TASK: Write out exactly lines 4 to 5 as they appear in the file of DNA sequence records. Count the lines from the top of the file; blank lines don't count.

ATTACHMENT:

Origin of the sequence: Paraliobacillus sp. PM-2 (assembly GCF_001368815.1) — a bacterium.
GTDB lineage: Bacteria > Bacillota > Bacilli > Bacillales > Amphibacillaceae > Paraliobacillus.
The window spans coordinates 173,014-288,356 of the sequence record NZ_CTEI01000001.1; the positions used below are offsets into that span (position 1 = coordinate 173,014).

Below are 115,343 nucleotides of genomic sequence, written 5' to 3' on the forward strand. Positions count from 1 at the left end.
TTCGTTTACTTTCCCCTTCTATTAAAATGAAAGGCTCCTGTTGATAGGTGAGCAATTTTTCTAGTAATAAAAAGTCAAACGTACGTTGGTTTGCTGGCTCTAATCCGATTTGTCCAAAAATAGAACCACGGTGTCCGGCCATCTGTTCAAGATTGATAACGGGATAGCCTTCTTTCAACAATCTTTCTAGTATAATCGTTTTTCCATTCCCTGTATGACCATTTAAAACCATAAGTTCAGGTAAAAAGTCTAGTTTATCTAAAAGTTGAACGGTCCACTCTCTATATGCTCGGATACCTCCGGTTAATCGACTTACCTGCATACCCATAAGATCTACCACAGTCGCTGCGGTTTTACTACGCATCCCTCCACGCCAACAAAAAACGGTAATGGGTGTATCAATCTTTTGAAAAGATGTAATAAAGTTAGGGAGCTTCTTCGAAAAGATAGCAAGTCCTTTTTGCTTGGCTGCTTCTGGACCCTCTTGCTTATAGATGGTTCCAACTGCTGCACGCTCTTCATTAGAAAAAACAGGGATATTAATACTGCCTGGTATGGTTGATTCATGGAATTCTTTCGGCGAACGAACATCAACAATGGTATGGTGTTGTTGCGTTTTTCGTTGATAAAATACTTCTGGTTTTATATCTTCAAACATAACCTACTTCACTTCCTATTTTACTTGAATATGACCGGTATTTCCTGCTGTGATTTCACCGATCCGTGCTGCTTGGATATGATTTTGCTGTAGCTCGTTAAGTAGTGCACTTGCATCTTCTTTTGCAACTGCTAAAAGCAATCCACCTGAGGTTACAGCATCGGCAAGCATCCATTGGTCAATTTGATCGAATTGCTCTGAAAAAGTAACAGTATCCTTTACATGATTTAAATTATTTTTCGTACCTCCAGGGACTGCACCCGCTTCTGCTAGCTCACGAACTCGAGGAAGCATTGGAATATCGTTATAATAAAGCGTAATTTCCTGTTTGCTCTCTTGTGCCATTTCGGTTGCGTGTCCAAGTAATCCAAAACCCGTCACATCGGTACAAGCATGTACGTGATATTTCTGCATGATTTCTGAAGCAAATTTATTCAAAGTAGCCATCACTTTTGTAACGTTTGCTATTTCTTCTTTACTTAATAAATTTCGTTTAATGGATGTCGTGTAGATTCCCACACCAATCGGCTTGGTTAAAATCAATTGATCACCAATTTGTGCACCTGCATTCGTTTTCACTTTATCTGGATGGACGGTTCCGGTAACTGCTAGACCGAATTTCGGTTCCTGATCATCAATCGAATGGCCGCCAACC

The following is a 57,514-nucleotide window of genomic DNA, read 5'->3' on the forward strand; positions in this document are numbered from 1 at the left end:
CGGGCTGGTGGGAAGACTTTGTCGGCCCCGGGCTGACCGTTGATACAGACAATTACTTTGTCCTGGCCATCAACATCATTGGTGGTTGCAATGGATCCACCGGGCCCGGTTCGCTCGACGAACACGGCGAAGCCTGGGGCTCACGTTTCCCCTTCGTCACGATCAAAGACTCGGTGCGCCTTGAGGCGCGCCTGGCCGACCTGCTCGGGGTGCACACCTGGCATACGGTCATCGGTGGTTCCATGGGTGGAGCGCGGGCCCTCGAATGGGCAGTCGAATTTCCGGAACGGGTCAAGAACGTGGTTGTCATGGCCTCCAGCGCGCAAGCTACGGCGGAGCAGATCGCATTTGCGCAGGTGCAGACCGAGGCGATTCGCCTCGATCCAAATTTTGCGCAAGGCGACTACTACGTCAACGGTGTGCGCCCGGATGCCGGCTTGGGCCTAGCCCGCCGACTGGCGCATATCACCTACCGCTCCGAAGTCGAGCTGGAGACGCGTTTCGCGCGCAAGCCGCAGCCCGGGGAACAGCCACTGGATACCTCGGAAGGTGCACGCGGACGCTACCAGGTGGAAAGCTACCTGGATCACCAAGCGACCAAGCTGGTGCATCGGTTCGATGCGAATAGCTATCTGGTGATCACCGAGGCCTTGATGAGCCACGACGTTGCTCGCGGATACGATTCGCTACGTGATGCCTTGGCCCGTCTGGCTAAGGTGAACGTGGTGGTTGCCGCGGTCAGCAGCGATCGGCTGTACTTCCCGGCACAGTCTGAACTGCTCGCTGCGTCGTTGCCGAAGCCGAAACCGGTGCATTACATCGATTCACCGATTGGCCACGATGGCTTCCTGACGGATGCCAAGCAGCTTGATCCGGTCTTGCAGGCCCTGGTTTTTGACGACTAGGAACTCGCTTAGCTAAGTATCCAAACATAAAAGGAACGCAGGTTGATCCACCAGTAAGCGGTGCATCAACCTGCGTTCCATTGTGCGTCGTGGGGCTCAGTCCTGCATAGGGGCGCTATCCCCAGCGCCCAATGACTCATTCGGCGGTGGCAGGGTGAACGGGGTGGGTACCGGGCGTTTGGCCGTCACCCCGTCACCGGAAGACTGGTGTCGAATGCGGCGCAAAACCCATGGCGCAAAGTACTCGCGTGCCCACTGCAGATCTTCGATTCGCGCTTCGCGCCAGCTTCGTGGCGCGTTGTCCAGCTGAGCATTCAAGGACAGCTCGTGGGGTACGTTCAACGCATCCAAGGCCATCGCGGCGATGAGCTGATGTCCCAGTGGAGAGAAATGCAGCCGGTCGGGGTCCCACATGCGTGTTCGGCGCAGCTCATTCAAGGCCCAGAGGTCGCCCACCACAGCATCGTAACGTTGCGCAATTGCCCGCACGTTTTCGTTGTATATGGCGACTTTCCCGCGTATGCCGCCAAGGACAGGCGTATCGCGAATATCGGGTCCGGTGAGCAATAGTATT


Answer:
Below are 115,343 nucleotides of genomic sequence, written 5' to 3' on the forward strand. Positions count from 1 at the left end.
TTCGTTTACTTTCCCCTTCTATTAAAATGAAAGGCTCCTGTTGATAGGTGAGCAATTTTTCTAGTAATAAAAAGTCAAACGTACGTTGGTTTGCTGGCTCTAATCCGATTTGTCCAAAAATAGAACCACGGTGTCCGGCCATCTGTTCAAGATTGATAACGGGATAGCCTTCTTTCAACAATCTTTCTAGTATAATCGTTTTTCCATTCCCTGTATGACCATTTAAAACCATAAGTTCAGGTAAAAAGTCTAGTTTATCTAAAAGTTGAACGGTCCACTCTCTATATGCTCGGATACCTCCGGTTAATCGACTTACCTGCATACCCATAAGATCTACCACAGTCGCTGCGGTTTTACTACGCATCCCTCCACGCCAACAAAAAACGGTAATGGGTGTATCAATCTTTTGAAAAGATGTAATAAAGTTAGGGAGCTTCTTCGAAAAGATAGCAAGTCCTTTTTGCTTGGCTGCTTCTGGACCCTCTTGCTTATAGATGGTTCCAACTGCTGCACGCTCTTCATTAGAAAAAACAGGGATATTAATACTGCCTGGTATGGTTGATTCATGGAATTCTTTCGGCGAACGAACATCAACAATGGTATGGTGTTGTTGCGTTTTTCGTTGATAAAATACTTCTGGTTTTATATCTTCAAACATAACCTACTTCACTTCCTATTTTACTTGAATATGACCGGTATTTCCTGCTGTGATTTCACCGATCCGTGCTGCTTGGATATGATTTTGCTGTAGCTCGTTAAGTAGTGCACTTGCATCTTCTTTTGCAACTGCTAAAAGCAATCCACCTGAGGTTACAGCATCGGCAAGCATCCATTGGTCAATTTGATCGAATTGCTCTGAAAAAGTAACAGTATCCTTTACATGATTTAAATTATTTTTCGTACCTCCAGGGACTGCACCCGCTTCTGCTAGCTCACGAACTCGAGGAAGCATTGGAATATCGTTATAATAAAGCGTAATTTCCTGTTTGCTCTCTTGTGCCATTTCGGTTGCGTGTCCAAGTAATCCAAAACCCGTCACATCGGTACAAGCATGTACGTGATATTTCTGCATGATTTCTGAAGCAAATTTATTCAAAGTAGCCATCACTTTTGTAACGTTTGCTATTTCTTCTTTACTTAATAAATTTCGTTTAATGGATGTCGTGTAGATTCCCACACCAATCGGCTTGGTTAAAATCAATTGATCACCAATTTGTGCACCTGCATTCGTTTTCACTTTATCTGGATGGACGGTTCCGGTAACTGCTAGACCGAATTTCGGTTCCTGATCATCAATCGAATGGCCGCCAACC